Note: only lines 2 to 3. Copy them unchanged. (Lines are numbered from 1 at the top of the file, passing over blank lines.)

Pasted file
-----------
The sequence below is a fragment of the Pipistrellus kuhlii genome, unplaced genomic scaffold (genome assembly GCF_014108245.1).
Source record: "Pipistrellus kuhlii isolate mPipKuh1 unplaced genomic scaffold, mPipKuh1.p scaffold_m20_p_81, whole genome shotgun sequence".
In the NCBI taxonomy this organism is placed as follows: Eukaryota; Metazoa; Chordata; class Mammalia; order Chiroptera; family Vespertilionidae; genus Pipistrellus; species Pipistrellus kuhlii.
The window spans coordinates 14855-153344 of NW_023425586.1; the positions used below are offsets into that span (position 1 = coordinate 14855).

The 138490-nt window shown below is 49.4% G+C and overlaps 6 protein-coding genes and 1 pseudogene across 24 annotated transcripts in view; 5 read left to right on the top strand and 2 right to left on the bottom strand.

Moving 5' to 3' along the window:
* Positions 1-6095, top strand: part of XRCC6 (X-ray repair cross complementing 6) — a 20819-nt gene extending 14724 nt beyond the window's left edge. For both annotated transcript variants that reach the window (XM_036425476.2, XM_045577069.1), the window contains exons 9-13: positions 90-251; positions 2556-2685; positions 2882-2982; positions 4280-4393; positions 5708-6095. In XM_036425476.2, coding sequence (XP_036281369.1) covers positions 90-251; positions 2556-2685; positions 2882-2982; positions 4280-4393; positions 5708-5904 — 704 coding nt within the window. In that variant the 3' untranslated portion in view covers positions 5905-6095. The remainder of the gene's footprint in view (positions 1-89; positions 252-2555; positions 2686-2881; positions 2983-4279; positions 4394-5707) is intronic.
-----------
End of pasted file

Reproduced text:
Source record: "Pipistrellus kuhlii isolate mPipKuh1 unplaced genomic scaffold, mPipKuh1.p scaffold_m20_p_81, whole genome shotgun sequence".
In the NCBI taxonomy this organism is placed as follows: Eukaryota; Metazoa; Chordata; class Mammalia; order Chiroptera; family Vespertilionidae; genus Pipistrellus; species Pipistrellus kuhlii.